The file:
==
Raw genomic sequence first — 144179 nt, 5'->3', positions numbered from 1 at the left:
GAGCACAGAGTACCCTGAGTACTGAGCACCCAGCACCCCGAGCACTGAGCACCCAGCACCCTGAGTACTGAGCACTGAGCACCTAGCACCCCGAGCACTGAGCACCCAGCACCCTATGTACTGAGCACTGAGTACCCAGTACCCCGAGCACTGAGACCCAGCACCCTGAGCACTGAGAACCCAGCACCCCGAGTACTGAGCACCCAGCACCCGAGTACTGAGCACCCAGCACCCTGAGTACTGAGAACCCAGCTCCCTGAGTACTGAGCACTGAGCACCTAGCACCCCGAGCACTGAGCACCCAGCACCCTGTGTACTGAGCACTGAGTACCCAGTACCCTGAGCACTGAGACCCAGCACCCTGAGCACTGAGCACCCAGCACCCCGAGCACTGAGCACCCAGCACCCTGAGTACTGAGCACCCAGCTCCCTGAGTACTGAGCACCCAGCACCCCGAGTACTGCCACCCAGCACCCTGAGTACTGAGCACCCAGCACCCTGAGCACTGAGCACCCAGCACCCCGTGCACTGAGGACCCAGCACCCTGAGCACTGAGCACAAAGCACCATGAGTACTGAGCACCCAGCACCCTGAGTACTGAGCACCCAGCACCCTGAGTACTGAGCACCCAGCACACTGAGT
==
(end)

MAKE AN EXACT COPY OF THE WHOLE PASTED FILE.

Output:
Raw genomic sequence first — 144179 nt, 5'->3', positions numbered from 1 at the left:
GAGCACAGAGTACCCTGAGTACTGAGCACCCAGCACCCCGAGCACTGAGCACCCAGCACCCTGAGTACTGAGCACTGAGCACCTAGCACCCCGAGCACTGAGCACCCAGCACCCTATGTACTGAGCACTGAGTACCCAGTACCCCGAGCACTGAGACCCAGCACCCTGAGCACTGAGAACCCAGCACCCCGAGTACTGAGCACCCAGCACCCGAGTACTGAGCACCCAGCACCCTGAGTACTGAGAACCCAGCTCCCTGAGTACTGAGCACTGAGCACCTAGCACCCCGAGCACTGAGCACCCAGCACCCTGTGTACTGAGCACTGAGTACCCAGTACCCTGAGCACTGAGACCCAGCACCCTGAGCACTGAGCACCCAGCACCCCGAGCACTGAGCACCCAGCACCCTGAGTACTGAGCACCCAGCTCCCTGAGTACTGAGCACCCAGCACCCCGAGTACTGCCACCCAGCACCCTGAGTACTGAGCACCCAGCACCCTGAGCACTGAGCACCCAGCACCCCGTGCACTGAGGACCCAGCACCCTGAGCACTGAGCACAAAGCACCATGAGTACTGAGCACCCAGCACCCTGAGTACTGAGCACCCAGCACCCTGAGTACTGAGCACCCAGCACACTGAGT